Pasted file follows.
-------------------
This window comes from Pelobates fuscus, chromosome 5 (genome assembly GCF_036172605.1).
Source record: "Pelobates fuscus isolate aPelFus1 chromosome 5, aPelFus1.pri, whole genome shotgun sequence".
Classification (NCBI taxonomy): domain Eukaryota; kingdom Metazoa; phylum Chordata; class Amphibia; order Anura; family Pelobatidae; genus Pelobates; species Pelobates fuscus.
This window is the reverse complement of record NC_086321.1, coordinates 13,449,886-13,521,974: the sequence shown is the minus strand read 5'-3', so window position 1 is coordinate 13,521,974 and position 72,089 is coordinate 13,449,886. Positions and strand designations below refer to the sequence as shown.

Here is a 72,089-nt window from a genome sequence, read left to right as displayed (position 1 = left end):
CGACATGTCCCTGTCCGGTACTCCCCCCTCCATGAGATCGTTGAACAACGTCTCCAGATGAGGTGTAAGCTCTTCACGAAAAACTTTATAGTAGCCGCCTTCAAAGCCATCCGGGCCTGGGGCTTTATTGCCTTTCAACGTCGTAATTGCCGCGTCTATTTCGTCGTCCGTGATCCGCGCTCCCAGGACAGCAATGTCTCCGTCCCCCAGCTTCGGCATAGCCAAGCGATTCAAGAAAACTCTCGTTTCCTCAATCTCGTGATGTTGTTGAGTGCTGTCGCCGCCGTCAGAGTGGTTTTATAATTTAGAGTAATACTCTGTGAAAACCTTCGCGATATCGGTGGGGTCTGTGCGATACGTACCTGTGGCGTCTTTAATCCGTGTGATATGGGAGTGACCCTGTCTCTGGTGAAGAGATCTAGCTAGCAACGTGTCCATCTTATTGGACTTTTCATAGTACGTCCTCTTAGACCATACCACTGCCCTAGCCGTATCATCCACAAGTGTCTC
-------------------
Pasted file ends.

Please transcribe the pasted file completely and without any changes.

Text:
This window comes from Pelobates fuscus, chromosome 5 (genome assembly GCF_036172605.1).
Source record: "Pelobates fuscus isolate aPelFus1 chromosome 5, aPelFus1.pri, whole genome shotgun sequence".
Classification (NCBI taxonomy): domain Eukaryota; kingdom Metazoa; phylum Chordata; class Amphibia; order Anura; family Pelobatidae; genus Pelobates; species Pelobates fuscus.
This window is the reverse complement of record NC_086321.1, coordinates 13,449,886-13,521,974: the sequence shown is the minus strand read 5'-3', so window position 1 is coordinate 13,521,974 and position 72,089 is coordinate 13,449,886. Positions and strand designations below refer to the sequence as shown.

Here is a 72,089-nt window from a genome sequence, read left to right as displayed (position 1 = left end):
CGACATGTCCCTGTCCGGTACTCCCCCCTCCATGAGATCGTTGAACAACGTCTCCAGATGAGGTGTAAGCTCTTCACGAAAAACTTTATAGTAGCCGCCTTCAAAGCCATCCGGGCCTGGGGCTTTATTGCCTTTCAACGTCGTAATTGCCGCGTCTATTTCGTCGTCCGTGATCCGCGCTCCCAGGACAGCAATGTCTCCGTCCCCCAGCTTCGGCATAGCCAAGCGATTCAAGAAAACTCTCGTTTCCTCAATCTCGTGATGTTGTTGAGTGCTGTCGCCGCCGTCAGAGTGGTTTTATAATTTAGAGTAATACTCTGTGAAAACCTTCGCGATATCGGTGGGGTCTGTGCGATACGTACCTGTGGCGTCTTTAATCCGTGTGATATGGGAGTGACCCTGTCTCTGGTGAAGAGATCTAGCTAGCAACGTGTCCATCTTATTGGACTTTTCATAGTACGTCCTCTTAGACCATACCACTGCCCTAGCCGTATCATCCACAAGTGTCTC